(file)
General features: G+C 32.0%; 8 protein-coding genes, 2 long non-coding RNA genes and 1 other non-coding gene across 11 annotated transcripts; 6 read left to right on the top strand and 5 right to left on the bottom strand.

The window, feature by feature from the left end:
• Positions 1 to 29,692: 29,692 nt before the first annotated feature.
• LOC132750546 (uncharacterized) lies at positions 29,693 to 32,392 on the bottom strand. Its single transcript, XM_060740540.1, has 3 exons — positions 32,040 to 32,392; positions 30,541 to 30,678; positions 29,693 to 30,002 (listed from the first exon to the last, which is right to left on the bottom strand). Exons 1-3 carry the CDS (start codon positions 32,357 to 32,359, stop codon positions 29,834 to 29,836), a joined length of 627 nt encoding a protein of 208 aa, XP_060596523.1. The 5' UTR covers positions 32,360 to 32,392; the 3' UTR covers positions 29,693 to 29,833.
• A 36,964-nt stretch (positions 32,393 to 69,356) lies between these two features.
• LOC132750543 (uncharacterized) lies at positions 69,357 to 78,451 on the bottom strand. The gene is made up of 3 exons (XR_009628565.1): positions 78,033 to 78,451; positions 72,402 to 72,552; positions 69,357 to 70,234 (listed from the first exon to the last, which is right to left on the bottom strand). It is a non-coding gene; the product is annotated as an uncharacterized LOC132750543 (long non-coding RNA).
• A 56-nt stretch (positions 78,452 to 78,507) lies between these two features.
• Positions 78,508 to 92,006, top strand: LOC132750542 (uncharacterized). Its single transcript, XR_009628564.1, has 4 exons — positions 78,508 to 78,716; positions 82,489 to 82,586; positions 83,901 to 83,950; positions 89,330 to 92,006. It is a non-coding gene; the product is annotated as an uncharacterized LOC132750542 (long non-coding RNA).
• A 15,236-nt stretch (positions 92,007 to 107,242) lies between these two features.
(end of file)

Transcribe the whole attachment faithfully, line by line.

General features: G+C 32.0%; 8 protein-coding genes, 2 long non-coding RNA genes and 1 other non-coding gene across 11 annotated transcripts; 6 read left to right on the top strand and 5 right to left on the bottom strand.

The window, feature by feature from the left end:
• Positions 1 to 29,692: 29,692 nt before the first annotated feature.
• LOC132750546 (uncharacterized) lies at positions 29,693 to 32,392 on the bottom strand. Its single transcript, XM_060740540.1, has 3 exons — positions 32,040 to 32,392; positions 30,541 to 30,678; positions 29,693 to 30,002 (listed from the first exon to the last, which is right to left on the bottom strand). Exons 1-3 carry the CDS (start codon positions 32,357 to 32,359, stop codon positions 29,834 to 29,836), a joined length of 627 nt encoding a protein of 208 aa, XP_060596523.1. The 5' UTR covers positions 32,360 to 32,392; the 3' UTR covers positions 29,693 to 29,833.
• A 36,964-nt stretch (positions 32,393 to 69,356) lies between these two features.
• LOC132750543 (uncharacterized) lies at positions 69,357 to 78,451 on the bottom strand. The gene is made up of 3 exons (XR_009628565.1): positions 78,033 to 78,451; positions 72,402 to 72,552; positions 69,357 to 70,234 (listed from the first exon to the last, which is right to left on the bottom strand). It is a non-coding gene; the product is annotated as an uncharacterized LOC132750543 (long non-coding RNA).
• A 56-nt stretch (positions 78,452 to 78,507) lies between these two features.
• Positions 78,508 to 92,006, top strand: LOC132750542 (uncharacterized). Its single transcript, XR_009628564.1, has 4 exons — positions 78,508 to 78,716; positions 82,489 to 82,586; positions 83,901 to 83,950; positions 89,330 to 92,006. It is a non-coding gene; the product is annotated as an uncharacterized LOC132750542 (long non-coding RNA).
• A 15,236-nt stretch (positions 92,007 to 107,242) lies between these two features.